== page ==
Saturday, December 4, 2010

Fresh Tomatoes in December

I love love love the veggies provided by the garden. Even though we're in zone 4, I still managed to extend my tomato season through December this year. :-)

The plants were pulled months ago, but the bag full of green tomatoes I picked on Samhain ripened beautifully (with only a 10-15% loss) and we've been eating on them for the past month. The last half dozen of those are in the fridge and will be gone in another week I bet. It's amazing to look out at the snow and ice and then eat homegrown tomatoes for dinner. Slightly shriveled and not as tasty as the ripened on the vine, they are still delicious and free.

Other veggies trickling in this month include a couple of kohlrabis and the parsnips that I'm "storing" in the ground. :-D Storing in the ground is a valid storage technique for parsnips, but really I'm just being lazy. I should dig up at least a few to have on hand for cooking and evaluation.

My cabbages didn't do so great this fall. I blame the root-bound, sad looking seedlings that I got at the local plant sale. They didn't make good heads, and they all kicked the bucket at the first frost. Total fail. I will probably try to grow my own cabbage seedlings this year. While the timing is always tricky for me, (they take a long time to grow) the quality will be worth it. Starting seedlings early enough for cabbages means I might try again with onion seedlings. I only tried those once, and when it was time to plant out all I had was onion flavored grass. :-) We'll hope for better timing this go-round. Although, really, I shouldn't put all the blame on the sub-par seedlings. My garden was a little small this year and instead of expanding, or finding another place for them, I crammed the cabbage seedlings into small nooks and crannies, and that's not the best way to treat them. I also forgot to side dress them with compost. (If I'm remembering correctly they need some mid-season love.) So, next year I'll try again. Unless we move again I imagine I'll make the garden bigger next spring, and I'll add in enough room for the cabbages to have their own row so I won't neglect them.

The cold frame is in use again this year. I found myself 4 bricks short for some reason, and sadly unable to find 4 bricks at any of the local hardware stores. (Not even at the Lowes in the big city south of us!) So, the poor thing has gaps in the construction, but I have some lettuce bravely holding it's own in there, as well as a small cabbage that's mostly just hanging out. I'm not expecting a lot from the frame this year, it's the first year this far north, and once again it's mostly in try-and-see mode. Plus, I have plans for bigger and better ones, just waiting on time/money/wood. :-D Isn't that always the truth.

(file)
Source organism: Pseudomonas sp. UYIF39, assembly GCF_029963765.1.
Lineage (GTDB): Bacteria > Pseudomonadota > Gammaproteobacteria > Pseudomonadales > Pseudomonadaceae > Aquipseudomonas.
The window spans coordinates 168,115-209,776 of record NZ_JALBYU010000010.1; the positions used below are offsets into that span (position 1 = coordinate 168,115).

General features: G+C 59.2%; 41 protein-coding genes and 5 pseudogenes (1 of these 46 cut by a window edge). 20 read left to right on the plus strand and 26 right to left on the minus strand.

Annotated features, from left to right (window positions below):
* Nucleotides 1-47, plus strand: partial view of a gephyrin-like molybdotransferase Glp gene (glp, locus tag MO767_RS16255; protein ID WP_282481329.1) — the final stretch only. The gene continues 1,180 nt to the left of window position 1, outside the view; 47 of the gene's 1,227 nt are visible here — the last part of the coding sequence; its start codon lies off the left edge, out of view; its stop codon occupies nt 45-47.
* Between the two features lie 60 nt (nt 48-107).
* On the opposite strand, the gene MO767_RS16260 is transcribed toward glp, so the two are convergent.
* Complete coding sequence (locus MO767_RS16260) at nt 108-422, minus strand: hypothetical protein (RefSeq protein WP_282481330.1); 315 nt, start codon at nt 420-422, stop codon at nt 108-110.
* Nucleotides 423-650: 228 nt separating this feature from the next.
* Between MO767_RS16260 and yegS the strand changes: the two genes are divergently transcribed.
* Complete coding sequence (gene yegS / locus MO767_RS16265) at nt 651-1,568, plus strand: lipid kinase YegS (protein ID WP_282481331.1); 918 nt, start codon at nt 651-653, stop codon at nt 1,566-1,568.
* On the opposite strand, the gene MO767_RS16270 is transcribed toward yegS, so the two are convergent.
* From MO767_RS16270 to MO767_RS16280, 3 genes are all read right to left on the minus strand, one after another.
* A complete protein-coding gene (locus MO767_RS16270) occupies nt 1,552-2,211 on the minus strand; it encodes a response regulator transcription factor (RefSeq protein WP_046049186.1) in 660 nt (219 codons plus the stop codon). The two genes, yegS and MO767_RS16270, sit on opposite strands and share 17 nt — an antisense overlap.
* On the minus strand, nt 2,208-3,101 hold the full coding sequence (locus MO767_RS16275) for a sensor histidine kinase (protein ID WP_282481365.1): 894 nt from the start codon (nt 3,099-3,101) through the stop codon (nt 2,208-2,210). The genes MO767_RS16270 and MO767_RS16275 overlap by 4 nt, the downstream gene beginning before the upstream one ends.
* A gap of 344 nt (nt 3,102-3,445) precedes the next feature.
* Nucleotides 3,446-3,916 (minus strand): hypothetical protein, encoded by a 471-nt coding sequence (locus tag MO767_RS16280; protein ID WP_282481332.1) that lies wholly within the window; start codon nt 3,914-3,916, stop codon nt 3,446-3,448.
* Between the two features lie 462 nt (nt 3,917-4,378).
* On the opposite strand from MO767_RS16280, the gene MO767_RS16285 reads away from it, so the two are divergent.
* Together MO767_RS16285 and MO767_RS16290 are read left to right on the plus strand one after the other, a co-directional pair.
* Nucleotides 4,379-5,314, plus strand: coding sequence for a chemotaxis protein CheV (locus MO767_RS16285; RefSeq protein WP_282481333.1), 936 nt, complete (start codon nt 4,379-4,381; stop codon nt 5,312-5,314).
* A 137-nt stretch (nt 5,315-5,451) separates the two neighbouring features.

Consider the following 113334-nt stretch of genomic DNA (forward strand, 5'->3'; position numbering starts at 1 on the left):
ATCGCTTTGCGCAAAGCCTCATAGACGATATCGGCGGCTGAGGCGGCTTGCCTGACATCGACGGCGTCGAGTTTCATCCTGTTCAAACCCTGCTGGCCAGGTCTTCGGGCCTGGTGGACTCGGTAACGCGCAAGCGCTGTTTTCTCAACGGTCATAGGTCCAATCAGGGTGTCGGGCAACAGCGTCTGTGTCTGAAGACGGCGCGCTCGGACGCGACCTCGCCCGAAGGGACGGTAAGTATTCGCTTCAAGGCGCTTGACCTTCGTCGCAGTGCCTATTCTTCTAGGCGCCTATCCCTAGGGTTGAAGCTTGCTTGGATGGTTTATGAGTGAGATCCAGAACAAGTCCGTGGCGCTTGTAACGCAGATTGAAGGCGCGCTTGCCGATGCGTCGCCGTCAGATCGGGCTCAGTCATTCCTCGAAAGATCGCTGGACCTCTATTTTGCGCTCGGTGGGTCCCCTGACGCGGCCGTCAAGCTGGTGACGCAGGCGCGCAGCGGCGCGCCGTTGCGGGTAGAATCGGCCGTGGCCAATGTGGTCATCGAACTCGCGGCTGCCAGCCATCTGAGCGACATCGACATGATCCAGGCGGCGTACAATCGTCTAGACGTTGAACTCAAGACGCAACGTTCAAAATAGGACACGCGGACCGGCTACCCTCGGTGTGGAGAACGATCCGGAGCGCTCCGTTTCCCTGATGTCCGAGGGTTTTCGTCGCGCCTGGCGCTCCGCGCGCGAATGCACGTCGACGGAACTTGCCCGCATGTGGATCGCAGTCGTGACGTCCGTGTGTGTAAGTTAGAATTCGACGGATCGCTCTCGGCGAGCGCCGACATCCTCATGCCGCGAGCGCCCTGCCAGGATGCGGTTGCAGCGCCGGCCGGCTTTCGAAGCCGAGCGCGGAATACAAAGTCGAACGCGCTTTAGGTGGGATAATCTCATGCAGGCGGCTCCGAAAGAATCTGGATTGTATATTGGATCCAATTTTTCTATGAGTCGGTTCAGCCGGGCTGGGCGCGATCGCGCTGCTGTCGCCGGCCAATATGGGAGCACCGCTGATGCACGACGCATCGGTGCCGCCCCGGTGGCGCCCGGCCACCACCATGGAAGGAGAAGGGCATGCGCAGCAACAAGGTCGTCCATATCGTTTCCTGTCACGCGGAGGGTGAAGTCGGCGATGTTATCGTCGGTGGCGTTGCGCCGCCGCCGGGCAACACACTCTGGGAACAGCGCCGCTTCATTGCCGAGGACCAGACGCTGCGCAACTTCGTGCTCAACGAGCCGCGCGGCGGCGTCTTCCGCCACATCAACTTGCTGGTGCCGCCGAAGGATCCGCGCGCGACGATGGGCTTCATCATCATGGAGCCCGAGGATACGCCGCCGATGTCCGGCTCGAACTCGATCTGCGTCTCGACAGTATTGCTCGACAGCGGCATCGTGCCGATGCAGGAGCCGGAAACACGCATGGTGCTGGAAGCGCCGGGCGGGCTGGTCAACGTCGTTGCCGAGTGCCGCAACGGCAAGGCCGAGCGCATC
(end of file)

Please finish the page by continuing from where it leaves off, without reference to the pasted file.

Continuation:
Don't give up on gardening, if you're someplace with snowy-death winters. Besides the season extending tricks that can lengthen your season, winter is a great time to plan for spring's busyness.


Jess said...

I haven't experimented with cold frames yet but you give me hope! :)

I was actually going to post about my tomatoes tonight too.

Laura said...

Did you extend your tomato season without any sort of greenhouse or plastic strategy? I am curious how you did it!

Jennie said...

Hi Laura!
I have floating row cover that I use in spring, to shield things like tomato seedlings from harsh spring storms/wind/frosts, that allows me a bit of wiggle room to get stuff in the ground on time or early. This fall I used a couple of my old blankets, (Garden blankets I call them) to keep the vines cozy during the first few frosts.
Eventually though it becomes a lost cause, as you know. I gave up the vines with the heavy frost we had right before Samhain, (Halloween.) Baby and I went out and picked all the green tomatoes we could carry, (a grocery sack full) and I ripened them inside over the month of November. About 80% of them ripened inside, and I then put them in the fridge and we ate on them from the middle of November through the beginning of December.
Cake and pie, no messing with plastic, no heated greenhouse. I didn't extend the life of the vines, but we were eating red tomatoes in December, so it counts in my book.

Canned tomatoes will hold us until next summer's bounty. By December we're pretty sick of tomatoes anyway and it's nice to switch to things like winter squash and making a dent in the huge potato harvest that's still in the cold cellar.